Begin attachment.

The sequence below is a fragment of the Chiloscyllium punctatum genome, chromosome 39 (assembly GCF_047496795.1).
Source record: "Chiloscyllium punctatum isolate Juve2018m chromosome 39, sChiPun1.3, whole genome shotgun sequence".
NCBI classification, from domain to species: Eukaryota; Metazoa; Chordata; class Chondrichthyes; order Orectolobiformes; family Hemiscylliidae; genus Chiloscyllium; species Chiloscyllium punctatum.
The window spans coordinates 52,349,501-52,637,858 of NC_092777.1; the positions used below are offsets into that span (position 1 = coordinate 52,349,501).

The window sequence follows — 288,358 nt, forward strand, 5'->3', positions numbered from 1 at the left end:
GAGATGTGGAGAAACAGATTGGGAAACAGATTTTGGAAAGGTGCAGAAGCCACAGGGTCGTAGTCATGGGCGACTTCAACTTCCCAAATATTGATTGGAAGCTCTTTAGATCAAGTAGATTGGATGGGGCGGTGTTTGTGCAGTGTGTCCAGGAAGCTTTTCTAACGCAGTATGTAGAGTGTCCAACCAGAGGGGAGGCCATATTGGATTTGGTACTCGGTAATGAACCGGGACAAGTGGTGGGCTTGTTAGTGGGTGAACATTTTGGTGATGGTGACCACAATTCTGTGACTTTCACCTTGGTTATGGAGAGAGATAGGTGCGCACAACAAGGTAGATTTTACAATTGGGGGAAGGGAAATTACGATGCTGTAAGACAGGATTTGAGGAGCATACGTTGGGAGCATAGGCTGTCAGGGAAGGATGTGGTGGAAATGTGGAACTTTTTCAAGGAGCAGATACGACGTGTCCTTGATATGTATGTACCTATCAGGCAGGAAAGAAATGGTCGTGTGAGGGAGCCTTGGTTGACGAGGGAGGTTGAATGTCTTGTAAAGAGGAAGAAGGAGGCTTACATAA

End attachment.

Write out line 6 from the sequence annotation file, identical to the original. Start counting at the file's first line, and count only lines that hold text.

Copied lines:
GAGATGTGGAGAAACAGATTGGGAAACAGATTTTGGAAAGGTGCAGAAGCCACAGGGTCGTAGTCATGGGCGACTTCAACTTCCCAAATATTGATTGGAAGCTCTTTAGATCAAGTAGATTGGATGGGGCGGTGTTTGTGCAGTGTGTCCAGGAAGCTTTTCTAACGCAGTATGTAGAGTGTCCAACCAGAGGGGAGGCCATATTGGATTTGGTACTCGGTAATGAACCGGGACAAGTGGTGGGCTTGTTAGTGGGTGAACATTTTGGTGATGGTGACCACAATTCTGTGACTTTCACCTTGGTTATGGAGAGAGATAGGTGCGCACAACAAGGTAGATTTTACAATTGGGGGAAGGGAAATTACGATGCTGTAAGACAGGATTTGAGGAGCATACGTTGGGAGCATAGGCTGTCAGGGAAGGATGTGGTGGAAATGTGGAACTTTTTCAAGGAGCAGATACGACGTGTCCTTGATATGTATGTACCTATCAGGCAGGAAAGAAATGGTCGTGTGAGGGAGCCTTGGTTGACGAGGGAGGTTGAATGTCTTGTAAAGAGGAAGAAGGAGGCTTACATAA